"But in general, your guess for how to make this strange time easier is as good as anyone's.  'I don't know,' one person wrote [about what to do]. 'If you find out, tell me."

I loved this article, as it answered the question that has been on my mind: why are so many people I know feeling miserable?  I do have ideas, of course, for how to manage what she describes so precisely.  We have a combination of several challenges that, taken together, create the "loneliness of the long distance runner." 

The first challenge we'll call the "finish line" problem.  A colleague of mine, Rebecca Jordan-Young, wrote a book about testosterone.  In the course of her research she met a lot of world-class athletes.  She learned that the hardest aspect of a race for sprinters to master was to aim to run past the finish line.  Otherwise, if they thought the finish line was the goal, they'd slow down and add seconds to their time.   We can see the finish line out ahead -- tantalizing us -- but we have to aim past that point.  Because we aren't finished with the work of this pandemic until we've rebuilt the country.  

The second challenge we'll call the "depletion" problem.  Too much stress depletes many parts of the endocrine system and leaves us weak.  We have nothing left for the ongoing stress.  This is a time when people fall apart, both mentally and physically.  This is compounded by the finish line problem -- we can't just stop just yet.

The third challenge we'll call the "loneliness" problem.  This year of sheltering in place has left us very lonely, not just for hugs from loved ones, but for the general feeling of the madding crowd.  The frenzy of people bustling through the train station or shopping on Main Street is a feeling that echoes deeply in the human soul and which we have missed enormously.  Our offices we might eschew, but a ball game would be great about now.  

How do these three problems come together to offer us a way forward?  It makes me think of the 1962 British film, The Loneliness of the Long Distance Runner.  This was shown at the art film house in my youth.  I saw it on Main Street in East Orange -- I think the theater was called the Ormont.  It is the story of a teen rebel, ready to pay the price to defy authority.  What comes to mind, at this moment, are the scenes of the hero running through the countryside -- just alone.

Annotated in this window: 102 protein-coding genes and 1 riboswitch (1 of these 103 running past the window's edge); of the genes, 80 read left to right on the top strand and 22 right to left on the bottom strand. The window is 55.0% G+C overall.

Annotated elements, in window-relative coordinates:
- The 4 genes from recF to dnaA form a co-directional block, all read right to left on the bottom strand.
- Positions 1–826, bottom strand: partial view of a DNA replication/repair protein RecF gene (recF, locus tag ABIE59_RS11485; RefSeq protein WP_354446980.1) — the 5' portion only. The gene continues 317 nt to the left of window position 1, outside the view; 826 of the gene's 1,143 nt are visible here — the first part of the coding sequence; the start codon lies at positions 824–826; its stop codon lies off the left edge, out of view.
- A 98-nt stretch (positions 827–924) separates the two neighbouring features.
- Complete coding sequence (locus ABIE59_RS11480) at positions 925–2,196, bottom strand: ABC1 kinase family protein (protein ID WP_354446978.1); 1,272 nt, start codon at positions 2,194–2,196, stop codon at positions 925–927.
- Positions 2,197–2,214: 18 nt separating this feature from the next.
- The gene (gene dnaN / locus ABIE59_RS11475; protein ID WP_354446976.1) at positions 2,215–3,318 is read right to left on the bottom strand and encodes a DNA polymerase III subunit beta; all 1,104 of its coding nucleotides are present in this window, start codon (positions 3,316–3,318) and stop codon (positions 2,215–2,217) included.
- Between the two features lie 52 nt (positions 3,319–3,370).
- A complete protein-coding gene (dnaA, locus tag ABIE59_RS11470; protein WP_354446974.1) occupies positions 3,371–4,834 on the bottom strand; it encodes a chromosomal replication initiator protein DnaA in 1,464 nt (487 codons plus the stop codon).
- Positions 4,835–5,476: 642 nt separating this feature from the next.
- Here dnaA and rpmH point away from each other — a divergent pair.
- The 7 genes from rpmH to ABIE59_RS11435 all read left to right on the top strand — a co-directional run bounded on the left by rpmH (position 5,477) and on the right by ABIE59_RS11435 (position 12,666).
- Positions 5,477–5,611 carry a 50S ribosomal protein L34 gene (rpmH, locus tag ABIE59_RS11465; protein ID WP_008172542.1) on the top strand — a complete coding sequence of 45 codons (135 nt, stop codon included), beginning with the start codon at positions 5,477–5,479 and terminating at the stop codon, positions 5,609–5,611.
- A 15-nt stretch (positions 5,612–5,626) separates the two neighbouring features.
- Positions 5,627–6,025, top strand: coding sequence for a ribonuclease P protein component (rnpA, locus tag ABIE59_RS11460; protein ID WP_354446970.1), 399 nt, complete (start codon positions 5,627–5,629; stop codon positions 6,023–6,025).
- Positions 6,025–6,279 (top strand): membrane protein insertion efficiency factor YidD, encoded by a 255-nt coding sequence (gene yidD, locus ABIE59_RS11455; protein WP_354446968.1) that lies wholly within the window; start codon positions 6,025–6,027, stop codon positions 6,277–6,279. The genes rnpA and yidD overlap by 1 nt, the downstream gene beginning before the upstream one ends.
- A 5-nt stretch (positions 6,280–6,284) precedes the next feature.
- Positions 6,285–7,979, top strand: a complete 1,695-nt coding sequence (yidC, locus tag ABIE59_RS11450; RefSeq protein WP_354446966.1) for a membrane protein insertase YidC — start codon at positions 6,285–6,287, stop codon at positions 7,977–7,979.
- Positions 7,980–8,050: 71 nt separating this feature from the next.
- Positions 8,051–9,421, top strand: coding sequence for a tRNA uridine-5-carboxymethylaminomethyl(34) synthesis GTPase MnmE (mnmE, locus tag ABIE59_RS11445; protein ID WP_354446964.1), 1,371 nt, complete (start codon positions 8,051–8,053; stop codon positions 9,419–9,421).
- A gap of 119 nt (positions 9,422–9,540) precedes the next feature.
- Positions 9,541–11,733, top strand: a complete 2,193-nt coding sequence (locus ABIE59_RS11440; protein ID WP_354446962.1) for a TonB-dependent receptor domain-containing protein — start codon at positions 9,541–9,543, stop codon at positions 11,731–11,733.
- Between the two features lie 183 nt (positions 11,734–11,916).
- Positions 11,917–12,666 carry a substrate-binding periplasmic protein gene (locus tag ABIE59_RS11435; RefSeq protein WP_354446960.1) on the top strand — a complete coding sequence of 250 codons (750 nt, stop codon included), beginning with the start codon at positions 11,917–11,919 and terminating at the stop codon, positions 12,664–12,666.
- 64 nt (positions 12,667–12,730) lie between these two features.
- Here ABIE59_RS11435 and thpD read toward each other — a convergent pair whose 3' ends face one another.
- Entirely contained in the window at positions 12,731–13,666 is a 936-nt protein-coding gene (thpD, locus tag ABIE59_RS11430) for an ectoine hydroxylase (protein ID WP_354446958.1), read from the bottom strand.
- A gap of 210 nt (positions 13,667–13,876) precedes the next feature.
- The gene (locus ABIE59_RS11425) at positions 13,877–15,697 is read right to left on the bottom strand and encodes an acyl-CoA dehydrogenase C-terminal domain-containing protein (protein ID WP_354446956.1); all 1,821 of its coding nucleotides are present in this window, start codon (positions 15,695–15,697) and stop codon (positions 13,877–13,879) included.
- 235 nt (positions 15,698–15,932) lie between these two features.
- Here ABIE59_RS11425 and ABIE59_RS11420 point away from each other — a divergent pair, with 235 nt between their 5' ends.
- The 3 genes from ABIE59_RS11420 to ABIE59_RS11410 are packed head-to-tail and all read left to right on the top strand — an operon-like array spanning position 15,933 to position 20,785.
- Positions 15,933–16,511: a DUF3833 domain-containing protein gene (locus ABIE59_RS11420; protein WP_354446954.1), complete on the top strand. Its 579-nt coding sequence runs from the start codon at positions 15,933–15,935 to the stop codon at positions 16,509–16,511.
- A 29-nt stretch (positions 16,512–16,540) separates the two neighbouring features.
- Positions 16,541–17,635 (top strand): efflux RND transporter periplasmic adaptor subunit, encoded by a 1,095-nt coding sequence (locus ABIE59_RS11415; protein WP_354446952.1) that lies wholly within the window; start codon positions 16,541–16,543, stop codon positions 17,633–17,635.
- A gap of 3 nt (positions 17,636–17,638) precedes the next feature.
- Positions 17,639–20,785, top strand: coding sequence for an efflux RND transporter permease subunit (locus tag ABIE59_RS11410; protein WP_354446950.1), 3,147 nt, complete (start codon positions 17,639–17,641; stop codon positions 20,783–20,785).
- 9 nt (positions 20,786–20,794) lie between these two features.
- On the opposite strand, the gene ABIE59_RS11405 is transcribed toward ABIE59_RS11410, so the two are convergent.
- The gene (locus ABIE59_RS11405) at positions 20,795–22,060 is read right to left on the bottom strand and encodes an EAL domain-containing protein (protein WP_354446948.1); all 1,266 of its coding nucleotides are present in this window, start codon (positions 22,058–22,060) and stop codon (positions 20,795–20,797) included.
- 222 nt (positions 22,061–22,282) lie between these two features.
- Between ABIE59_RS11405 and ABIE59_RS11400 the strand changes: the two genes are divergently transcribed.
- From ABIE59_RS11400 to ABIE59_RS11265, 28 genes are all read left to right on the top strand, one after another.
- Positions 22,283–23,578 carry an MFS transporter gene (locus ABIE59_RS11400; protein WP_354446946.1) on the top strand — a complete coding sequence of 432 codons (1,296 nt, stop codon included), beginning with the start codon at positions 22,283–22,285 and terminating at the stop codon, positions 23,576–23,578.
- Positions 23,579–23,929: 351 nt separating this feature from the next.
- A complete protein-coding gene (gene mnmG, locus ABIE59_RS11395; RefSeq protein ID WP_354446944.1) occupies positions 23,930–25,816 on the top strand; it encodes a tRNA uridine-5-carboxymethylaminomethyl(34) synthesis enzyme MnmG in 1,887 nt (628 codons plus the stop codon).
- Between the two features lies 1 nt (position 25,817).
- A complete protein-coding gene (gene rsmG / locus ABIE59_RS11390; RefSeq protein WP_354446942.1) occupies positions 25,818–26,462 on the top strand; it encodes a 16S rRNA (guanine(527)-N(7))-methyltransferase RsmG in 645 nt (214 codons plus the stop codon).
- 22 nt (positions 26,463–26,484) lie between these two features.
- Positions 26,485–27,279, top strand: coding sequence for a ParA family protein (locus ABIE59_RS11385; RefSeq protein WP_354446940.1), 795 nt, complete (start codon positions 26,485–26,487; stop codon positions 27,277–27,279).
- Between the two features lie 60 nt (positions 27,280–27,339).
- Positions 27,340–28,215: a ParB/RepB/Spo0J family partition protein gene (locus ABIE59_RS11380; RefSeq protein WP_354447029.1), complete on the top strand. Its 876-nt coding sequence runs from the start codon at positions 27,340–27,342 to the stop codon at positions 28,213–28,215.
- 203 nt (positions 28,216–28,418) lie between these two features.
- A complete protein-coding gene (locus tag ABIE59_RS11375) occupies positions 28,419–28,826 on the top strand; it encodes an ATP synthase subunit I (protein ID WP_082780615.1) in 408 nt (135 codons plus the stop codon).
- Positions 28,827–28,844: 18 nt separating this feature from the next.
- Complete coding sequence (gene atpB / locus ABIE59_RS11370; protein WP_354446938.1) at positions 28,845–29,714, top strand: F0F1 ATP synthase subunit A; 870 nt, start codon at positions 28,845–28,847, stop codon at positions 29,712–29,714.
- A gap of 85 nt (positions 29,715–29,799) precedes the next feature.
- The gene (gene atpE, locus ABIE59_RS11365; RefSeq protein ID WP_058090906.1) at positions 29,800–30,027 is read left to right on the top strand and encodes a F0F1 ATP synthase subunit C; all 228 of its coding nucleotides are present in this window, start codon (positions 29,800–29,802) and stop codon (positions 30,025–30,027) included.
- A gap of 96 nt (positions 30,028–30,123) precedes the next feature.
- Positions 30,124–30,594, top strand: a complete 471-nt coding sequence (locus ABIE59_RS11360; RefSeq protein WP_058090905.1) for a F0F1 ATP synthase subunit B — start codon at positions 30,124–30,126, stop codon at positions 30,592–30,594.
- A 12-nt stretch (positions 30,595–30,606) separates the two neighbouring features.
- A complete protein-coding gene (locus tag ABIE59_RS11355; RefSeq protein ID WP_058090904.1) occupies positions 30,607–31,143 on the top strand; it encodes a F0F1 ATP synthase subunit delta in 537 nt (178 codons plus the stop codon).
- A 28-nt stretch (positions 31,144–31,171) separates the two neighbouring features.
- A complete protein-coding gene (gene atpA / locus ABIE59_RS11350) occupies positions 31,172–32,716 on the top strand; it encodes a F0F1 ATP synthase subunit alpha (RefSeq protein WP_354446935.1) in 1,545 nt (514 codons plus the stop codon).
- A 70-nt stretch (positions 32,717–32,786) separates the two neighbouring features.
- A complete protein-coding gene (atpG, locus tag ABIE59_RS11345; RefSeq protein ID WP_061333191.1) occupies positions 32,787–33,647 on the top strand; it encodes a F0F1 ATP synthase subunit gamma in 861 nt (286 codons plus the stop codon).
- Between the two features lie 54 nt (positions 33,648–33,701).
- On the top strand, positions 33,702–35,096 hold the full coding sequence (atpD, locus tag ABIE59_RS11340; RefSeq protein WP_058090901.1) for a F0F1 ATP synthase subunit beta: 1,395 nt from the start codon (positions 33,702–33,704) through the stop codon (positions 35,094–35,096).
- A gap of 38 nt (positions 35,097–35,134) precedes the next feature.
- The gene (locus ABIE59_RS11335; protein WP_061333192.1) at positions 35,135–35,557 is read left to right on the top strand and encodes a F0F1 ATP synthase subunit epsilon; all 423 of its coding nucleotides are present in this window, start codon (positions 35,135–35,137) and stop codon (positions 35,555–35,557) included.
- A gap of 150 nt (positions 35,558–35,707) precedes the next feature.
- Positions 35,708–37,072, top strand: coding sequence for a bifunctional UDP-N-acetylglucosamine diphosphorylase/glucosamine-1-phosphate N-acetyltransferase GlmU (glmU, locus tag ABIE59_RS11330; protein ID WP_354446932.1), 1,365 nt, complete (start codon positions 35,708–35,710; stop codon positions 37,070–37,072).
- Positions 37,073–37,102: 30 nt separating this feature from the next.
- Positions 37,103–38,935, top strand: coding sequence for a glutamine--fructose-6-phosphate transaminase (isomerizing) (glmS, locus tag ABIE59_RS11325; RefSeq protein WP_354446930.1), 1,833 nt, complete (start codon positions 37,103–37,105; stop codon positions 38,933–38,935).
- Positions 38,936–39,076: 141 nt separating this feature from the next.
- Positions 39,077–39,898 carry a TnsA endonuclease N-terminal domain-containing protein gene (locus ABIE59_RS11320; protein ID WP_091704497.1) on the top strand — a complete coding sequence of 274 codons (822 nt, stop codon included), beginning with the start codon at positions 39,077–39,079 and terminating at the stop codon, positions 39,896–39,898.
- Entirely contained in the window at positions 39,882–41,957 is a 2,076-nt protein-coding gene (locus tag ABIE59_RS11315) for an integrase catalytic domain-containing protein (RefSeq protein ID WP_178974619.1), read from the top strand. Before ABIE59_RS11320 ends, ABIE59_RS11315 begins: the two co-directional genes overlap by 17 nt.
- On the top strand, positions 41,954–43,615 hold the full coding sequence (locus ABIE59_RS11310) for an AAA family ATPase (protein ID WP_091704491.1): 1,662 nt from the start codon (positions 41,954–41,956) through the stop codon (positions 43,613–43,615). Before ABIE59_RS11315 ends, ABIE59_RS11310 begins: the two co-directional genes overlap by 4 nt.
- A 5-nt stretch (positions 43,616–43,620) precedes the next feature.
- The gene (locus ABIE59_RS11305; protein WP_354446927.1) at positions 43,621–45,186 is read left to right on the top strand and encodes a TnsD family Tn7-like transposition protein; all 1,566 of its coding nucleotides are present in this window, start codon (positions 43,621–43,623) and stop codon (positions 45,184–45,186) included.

In long distance running there are moments of profound exhaustion -- one hits a wall, as we all have at this moment -- and one has to run through such moments.  The image of that young man running and running is comforting to me.  And, I know from the film, he finds strength in running.  It's this that is part of the solution -- we can connect with the strength that gets called up by this kind of trek.  

We also have to respect the depletion of our stress management systems.  For those of us in North America, we are in luck because the sun is rising and the days are getting longer.  Get out and get some sun.  Dig in some dirt, even if it's just a pot.  Feel the wind.  Commune with the insects that are waking up after a long sleep.  

Finally, forget whatever you're thinking about "this will be over."  If there was ever a time to keep it in the day, it's this time.  Getting into this mess was very fast, but getting out will be much slower -- more like evolution than revolution.    

A long distance run is a time of altered consciousness, it's a time of stress, and it's a time of loneliness.  What the film reveals to us is that it's also a time of discovery.  The hero of the film is able to use the challenges of the long distance run to get perspective on his life and he uses that knowledge to come to a decision -- he refuses to comply with authority, despite the personal cost.  I'm not advocating that as a choice, I'm just saying that percolating in each of us on this particular ultra marathon is some precious knowledge about life that will help as we enter the "what next?"  

Don't miss the chance to hear what the universe is telling you about running a great race -- it might not be the answer you expect, but it will be the right answer for your life.  Enjoy the run!